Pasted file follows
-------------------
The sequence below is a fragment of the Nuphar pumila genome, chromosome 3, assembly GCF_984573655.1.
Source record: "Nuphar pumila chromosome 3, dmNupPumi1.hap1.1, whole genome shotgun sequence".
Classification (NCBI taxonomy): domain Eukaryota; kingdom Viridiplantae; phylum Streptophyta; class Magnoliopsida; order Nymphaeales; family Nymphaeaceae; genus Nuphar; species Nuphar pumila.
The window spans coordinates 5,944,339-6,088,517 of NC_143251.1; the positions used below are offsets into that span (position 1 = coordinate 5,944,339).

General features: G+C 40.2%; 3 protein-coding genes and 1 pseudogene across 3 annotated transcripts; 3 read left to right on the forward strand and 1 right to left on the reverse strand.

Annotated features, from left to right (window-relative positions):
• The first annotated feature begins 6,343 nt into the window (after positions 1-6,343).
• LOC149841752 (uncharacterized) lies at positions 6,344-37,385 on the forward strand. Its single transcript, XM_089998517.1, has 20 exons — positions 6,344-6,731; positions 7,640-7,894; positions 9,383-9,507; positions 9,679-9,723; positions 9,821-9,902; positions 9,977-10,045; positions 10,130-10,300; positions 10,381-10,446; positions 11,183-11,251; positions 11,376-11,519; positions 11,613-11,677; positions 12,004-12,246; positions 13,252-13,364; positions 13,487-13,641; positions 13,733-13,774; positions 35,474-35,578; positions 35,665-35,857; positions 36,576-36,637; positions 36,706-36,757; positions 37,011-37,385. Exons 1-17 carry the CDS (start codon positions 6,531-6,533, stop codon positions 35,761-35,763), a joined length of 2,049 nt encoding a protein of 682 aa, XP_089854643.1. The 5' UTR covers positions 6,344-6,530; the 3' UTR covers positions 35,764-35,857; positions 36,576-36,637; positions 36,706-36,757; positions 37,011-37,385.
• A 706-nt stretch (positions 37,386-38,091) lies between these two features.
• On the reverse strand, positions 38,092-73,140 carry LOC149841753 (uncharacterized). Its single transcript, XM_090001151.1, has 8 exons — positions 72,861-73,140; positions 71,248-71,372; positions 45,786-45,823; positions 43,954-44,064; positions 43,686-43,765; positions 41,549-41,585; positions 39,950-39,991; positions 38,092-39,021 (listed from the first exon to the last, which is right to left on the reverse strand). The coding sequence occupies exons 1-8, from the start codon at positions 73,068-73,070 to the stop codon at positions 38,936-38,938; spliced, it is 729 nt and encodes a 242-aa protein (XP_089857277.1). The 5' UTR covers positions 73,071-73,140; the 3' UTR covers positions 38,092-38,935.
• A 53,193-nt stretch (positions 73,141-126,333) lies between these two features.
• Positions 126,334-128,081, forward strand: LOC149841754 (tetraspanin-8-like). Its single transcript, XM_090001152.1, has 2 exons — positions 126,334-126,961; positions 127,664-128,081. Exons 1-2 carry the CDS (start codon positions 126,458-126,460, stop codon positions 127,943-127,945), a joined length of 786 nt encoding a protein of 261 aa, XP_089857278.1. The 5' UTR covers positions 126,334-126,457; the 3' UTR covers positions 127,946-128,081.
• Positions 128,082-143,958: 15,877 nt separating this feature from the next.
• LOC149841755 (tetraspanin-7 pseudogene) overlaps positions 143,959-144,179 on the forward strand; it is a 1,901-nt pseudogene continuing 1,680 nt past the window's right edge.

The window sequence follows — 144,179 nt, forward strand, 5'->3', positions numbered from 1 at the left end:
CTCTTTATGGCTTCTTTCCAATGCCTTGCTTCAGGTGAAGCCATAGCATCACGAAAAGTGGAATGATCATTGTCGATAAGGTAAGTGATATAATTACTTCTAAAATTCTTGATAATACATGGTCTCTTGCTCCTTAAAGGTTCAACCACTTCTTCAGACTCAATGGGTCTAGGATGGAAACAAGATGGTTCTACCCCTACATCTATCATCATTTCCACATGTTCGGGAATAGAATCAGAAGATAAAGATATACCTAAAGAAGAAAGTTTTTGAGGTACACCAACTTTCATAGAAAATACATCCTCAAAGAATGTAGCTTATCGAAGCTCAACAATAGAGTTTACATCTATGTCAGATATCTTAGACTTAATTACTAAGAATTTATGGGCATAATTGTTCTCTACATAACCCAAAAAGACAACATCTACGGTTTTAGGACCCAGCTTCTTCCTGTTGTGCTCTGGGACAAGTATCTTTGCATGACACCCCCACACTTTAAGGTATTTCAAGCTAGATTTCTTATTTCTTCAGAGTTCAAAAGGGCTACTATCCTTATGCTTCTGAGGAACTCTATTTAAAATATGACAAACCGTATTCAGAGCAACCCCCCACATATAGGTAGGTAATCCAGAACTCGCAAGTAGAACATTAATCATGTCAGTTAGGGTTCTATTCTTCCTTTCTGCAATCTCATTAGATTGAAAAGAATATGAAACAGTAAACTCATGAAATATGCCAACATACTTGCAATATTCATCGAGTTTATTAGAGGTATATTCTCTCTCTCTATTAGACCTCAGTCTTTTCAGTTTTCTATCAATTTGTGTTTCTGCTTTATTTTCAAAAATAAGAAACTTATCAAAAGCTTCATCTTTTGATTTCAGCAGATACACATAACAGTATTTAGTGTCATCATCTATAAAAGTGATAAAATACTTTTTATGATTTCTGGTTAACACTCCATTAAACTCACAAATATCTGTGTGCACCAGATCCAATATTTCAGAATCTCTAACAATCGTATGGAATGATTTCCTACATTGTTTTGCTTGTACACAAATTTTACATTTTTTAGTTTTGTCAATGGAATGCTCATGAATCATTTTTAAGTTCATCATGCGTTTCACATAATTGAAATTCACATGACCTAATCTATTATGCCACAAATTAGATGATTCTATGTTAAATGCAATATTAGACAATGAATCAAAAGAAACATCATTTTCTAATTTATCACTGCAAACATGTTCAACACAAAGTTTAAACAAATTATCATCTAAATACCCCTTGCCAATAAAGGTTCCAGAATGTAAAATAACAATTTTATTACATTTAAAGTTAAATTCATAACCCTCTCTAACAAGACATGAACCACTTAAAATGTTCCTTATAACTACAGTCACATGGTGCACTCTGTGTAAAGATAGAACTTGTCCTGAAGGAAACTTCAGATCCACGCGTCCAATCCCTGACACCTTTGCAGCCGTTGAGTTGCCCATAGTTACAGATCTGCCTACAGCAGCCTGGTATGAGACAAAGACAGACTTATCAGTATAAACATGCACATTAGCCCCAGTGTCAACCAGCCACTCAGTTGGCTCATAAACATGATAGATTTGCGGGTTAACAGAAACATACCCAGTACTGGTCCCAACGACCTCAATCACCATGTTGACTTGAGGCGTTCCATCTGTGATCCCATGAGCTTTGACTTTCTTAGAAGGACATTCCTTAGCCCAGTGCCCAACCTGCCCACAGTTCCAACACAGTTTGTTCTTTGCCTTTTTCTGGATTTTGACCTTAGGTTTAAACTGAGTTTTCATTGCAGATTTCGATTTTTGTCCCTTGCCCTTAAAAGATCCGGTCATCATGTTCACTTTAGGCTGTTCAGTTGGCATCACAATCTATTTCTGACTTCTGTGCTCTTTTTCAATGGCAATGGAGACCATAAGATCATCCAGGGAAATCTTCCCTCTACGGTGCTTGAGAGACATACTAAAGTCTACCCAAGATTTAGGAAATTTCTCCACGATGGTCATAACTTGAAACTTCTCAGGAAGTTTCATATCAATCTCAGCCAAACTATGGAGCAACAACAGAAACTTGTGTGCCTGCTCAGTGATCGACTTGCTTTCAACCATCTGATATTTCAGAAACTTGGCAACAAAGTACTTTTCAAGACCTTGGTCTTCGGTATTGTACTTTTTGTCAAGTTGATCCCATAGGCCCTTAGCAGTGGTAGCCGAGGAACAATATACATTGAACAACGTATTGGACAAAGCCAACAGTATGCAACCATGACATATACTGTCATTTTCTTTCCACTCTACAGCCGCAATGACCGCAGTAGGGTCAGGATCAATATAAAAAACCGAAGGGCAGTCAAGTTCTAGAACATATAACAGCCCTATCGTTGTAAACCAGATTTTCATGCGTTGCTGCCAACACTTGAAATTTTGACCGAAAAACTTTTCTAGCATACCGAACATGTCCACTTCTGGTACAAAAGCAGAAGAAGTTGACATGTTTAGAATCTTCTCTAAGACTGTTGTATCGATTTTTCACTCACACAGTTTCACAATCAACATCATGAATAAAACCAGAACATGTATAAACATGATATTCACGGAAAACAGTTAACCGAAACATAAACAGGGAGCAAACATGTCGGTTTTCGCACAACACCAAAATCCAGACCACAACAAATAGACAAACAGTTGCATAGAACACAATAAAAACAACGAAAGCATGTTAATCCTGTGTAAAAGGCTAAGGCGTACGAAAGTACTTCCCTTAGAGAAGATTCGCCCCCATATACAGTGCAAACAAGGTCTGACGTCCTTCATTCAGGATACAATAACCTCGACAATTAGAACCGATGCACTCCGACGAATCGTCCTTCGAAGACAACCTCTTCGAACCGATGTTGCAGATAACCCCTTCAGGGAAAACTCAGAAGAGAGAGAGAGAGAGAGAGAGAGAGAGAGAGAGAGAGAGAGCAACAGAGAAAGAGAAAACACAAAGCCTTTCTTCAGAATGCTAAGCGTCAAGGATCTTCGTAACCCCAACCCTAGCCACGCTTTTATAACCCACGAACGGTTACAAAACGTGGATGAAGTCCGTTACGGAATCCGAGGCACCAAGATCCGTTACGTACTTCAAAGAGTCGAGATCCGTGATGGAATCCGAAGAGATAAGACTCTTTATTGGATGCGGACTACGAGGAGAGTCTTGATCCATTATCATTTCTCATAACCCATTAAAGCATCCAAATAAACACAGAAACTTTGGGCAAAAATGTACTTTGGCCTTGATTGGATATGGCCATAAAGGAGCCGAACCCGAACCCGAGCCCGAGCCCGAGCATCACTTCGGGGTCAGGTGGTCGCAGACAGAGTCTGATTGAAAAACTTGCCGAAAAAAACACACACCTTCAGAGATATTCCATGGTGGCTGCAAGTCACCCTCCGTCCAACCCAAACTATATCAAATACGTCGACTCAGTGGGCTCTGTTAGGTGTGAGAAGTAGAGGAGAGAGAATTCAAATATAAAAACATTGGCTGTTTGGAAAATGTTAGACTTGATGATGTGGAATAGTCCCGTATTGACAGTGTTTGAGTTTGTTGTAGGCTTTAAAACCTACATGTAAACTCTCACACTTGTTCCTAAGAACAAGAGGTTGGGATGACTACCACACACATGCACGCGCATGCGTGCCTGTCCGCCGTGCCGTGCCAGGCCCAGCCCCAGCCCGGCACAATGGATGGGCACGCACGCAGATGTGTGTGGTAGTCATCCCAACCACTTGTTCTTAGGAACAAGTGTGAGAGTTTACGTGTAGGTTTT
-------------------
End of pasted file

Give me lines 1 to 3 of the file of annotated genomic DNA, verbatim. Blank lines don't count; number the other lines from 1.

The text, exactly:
The sequence below is a fragment of the Nuphar pumila genome, chromosome 3, assembly GCF_984573655.1.
Source record: "Nuphar pumila chromosome 3, dmNupPumi1.hap1.1, whole genome shotgun sequence".
Classification (NCBI taxonomy): domain Eukaryota; kingdom Viridiplantae; phylum Streptophyta; class Magnoliopsida; order Nymphaeales; family Nymphaeaceae; genus Nuphar; species Nuphar pumila.